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Hands-On Guide To Weights and Biases (Wandb) | With Python Implementation

Hands-On Guide To Weights and Biases (Wandb) | With Python Implementation

Aishwarya Verma
Weights and Biases, Wandb, W&B

Everything in Data Science begins with the given data to experiment with and a big amount of time is usually spent on data modeling; tracking all the results and visualizing all the data for every run. Sometimes, this whole process can be a tough grind. Training a model, especially deep learning models is a tedious task. Larger the size of the training model, the more time it will take to run. This causes hindrance in training as experiments with different architectures and hyperparameters can be aggravating when a single run takes several hours or days to complete.

Most experiments which include aggressive training are not even published, and researchers waste resources running the same experiments over and over. Fortunately, plenty of tools and platforms have been developed recently to track the real-time performance of models for different executions. One of such tools is Weights and Biases(Wandb). Wandb organize your and analyze your machine learning experiments. It is lighter than a tensorboard toolkit. With a few lines of code, wandb saves your model’s hyperparameters and output metrics and gives you all visual charts like for training, comparison of model, accuracy, etc. It automatically tracks the state of your code, system metrics and configuration parameters.

Wandb is open source and free for academic research. It supports all of the most common graphs and visualizations and it also provides an API that allows users to extract any information saved during run time.This platform provides a service called Benchmarks that allow people to share their implementation for a specific task. This helps people who are new to a specific task, as this toolkit already saves what all approaches have been done earlier on it and provides the implementation along with its performance scores. It provides many tools for logging such as:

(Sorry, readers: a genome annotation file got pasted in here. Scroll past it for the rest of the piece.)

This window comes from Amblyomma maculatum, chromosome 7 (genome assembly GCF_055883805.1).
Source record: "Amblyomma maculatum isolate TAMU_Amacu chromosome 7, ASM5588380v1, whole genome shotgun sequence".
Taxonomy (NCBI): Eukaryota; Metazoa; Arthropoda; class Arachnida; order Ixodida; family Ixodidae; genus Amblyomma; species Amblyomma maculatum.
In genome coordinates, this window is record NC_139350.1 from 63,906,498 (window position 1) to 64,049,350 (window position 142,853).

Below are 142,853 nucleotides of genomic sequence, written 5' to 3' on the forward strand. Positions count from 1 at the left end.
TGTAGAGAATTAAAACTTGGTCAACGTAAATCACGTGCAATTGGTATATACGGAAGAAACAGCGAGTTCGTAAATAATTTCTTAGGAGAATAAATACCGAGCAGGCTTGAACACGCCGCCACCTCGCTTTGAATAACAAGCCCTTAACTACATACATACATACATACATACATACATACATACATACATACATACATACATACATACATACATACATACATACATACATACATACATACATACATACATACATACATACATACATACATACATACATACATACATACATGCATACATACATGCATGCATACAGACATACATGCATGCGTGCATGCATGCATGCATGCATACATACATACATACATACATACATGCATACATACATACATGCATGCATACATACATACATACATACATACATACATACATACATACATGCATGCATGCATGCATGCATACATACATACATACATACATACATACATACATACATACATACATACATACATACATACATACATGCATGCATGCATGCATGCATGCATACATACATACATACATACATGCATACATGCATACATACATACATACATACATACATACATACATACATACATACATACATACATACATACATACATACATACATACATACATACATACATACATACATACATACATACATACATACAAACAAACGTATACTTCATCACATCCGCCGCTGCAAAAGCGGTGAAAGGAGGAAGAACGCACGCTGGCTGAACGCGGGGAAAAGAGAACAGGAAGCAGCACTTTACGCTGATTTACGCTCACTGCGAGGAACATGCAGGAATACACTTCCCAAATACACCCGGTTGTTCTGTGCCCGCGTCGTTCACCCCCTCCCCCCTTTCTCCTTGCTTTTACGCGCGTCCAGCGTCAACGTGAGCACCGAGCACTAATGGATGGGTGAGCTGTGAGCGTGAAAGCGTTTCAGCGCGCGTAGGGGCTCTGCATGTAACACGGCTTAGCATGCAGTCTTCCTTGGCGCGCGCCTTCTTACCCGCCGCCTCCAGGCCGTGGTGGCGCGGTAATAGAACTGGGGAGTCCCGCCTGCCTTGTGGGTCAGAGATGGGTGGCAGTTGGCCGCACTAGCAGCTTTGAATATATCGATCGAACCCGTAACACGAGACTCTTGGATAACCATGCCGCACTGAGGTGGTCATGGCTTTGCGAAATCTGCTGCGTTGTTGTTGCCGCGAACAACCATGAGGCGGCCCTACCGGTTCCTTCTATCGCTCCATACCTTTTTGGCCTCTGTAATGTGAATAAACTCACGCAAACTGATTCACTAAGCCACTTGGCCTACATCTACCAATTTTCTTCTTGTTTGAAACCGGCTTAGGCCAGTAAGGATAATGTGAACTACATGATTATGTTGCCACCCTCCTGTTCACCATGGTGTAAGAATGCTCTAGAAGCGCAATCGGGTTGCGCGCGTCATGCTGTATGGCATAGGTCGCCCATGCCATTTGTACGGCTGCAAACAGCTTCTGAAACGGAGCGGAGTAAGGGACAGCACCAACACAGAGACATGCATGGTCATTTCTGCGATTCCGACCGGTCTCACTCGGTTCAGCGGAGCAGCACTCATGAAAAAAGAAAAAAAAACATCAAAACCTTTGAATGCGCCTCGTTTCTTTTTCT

Source:https://docs.wandb.ai/

It also provides python API. Its Python API supports many of the popular frameworks like jupyter, pytorch, keras, tensorflow, etc.



Source:https://docs.wandb.ai/

Many of the infrastructure supported by it are:

Source:https://docs.wandbai/

The key features of this platforms are:

  • Store hyper-parameters used in a training run
  • Search, compare, and visualize training runs
  • Analyze system usage metrics alongside runs
  • Collaborate with team members
  • Replicate historic results
  • Run parameter sweeps
  • Keep records of experiments available forever

Let’s get started with the implementation part

Requirements

  1. Sign up for a free account on Wandb, here.
  2. Install wandb library through pip.
!pip install wandb
  1. Login into your wandb account
import wandb
!wandb login

It will ask you to provide an API from your wandb profile, click on the link and copy the API and paste it here.

Model Training